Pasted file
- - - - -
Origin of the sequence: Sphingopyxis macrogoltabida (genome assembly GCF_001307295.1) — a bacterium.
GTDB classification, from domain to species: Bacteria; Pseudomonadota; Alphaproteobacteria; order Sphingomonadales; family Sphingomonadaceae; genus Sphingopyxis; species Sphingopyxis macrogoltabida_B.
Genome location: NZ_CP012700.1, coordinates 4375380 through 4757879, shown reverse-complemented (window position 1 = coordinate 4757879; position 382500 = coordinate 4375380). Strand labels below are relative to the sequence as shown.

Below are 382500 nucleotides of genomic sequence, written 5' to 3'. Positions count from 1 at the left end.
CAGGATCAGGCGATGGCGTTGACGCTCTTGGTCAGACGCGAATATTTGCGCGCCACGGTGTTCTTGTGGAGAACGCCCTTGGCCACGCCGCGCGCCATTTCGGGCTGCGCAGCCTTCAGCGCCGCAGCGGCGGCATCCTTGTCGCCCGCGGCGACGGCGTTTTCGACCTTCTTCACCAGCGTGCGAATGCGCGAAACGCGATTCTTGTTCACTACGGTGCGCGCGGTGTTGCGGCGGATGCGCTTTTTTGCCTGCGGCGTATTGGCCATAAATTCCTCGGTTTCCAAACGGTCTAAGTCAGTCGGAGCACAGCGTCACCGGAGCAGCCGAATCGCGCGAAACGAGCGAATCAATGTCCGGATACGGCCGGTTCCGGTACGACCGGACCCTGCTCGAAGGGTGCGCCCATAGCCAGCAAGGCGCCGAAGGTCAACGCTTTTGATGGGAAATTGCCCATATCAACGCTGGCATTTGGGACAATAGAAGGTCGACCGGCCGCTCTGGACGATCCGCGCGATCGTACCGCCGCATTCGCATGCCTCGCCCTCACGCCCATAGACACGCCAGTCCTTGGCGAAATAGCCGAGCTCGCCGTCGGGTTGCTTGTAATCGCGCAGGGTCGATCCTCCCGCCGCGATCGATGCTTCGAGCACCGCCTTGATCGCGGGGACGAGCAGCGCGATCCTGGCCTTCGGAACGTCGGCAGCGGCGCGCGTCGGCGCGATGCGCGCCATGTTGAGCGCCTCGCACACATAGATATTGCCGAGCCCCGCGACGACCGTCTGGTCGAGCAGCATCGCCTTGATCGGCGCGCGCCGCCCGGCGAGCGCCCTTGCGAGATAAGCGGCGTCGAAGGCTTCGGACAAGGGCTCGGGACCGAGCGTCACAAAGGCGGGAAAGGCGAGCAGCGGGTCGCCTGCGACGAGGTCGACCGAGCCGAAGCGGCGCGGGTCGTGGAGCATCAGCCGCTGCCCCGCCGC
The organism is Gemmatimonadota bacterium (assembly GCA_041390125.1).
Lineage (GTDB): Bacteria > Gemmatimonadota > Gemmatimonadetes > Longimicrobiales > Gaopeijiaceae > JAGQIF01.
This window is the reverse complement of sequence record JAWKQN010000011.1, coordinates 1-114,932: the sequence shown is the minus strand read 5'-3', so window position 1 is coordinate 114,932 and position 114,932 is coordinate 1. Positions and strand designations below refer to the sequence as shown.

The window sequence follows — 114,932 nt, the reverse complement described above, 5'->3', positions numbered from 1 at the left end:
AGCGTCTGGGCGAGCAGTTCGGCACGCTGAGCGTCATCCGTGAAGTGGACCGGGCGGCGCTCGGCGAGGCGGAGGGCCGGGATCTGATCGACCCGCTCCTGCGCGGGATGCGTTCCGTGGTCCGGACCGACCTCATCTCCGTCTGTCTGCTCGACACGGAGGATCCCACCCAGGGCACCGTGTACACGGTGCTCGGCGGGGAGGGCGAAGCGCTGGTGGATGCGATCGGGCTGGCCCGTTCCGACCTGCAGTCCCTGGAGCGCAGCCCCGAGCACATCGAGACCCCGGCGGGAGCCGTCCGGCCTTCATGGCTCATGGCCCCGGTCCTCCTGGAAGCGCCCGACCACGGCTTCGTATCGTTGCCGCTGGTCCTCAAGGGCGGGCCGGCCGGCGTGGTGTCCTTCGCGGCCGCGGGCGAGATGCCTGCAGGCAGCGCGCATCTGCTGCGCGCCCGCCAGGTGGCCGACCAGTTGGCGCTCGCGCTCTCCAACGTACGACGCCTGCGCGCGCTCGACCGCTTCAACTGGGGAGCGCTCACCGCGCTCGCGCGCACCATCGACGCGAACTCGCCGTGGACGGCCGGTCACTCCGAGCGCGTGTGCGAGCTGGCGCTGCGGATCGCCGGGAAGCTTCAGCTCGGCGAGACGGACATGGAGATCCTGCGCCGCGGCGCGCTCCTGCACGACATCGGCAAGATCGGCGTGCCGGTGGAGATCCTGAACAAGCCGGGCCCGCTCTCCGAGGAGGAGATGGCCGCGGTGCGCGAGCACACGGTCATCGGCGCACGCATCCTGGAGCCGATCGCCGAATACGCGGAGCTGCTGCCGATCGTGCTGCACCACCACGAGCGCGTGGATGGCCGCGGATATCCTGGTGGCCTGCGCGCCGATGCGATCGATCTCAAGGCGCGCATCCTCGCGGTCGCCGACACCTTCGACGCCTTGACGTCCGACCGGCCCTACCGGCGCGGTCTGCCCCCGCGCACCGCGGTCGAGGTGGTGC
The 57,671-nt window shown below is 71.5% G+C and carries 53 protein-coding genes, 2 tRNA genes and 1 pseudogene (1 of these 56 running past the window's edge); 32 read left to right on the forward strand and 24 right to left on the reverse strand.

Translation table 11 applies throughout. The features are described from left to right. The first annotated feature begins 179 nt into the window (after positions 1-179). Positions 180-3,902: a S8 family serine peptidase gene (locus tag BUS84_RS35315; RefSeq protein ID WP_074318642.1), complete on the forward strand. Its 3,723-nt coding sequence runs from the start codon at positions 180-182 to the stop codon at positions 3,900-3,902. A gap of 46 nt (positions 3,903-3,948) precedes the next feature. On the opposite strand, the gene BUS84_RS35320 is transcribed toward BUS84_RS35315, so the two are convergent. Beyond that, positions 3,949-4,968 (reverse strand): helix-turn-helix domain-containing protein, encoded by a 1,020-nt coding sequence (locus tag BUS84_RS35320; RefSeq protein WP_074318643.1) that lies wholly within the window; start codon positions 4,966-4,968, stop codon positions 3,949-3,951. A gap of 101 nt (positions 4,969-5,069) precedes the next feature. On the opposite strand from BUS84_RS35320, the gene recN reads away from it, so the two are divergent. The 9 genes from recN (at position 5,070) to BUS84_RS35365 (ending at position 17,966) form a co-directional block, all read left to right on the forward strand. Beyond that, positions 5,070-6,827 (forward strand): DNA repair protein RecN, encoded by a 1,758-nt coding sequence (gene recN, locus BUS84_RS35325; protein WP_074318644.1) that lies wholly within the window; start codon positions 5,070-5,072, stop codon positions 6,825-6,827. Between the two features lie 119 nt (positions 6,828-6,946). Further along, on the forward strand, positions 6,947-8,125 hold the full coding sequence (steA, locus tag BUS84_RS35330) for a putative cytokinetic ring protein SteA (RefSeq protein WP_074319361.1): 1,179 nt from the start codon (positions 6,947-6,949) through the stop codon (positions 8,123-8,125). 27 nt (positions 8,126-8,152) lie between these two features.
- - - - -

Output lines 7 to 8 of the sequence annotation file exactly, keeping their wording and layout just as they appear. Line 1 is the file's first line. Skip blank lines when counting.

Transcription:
Lineage (GTDB): Bacteria > Gemmatimonadota > Gemmatimonadetes > Longimicrobiales > Gaopeijiaceae > JAGQIF01.
This window is the reverse complement of sequence record JAWKQN010000011.1, coordinates 1-114,932: the sequence shown is the minus strand read 5'-3', so window position 1 is coordinate 114,932 and position 114,932 is coordinate 1. Positions and strand designations below refer to the sequence as shown.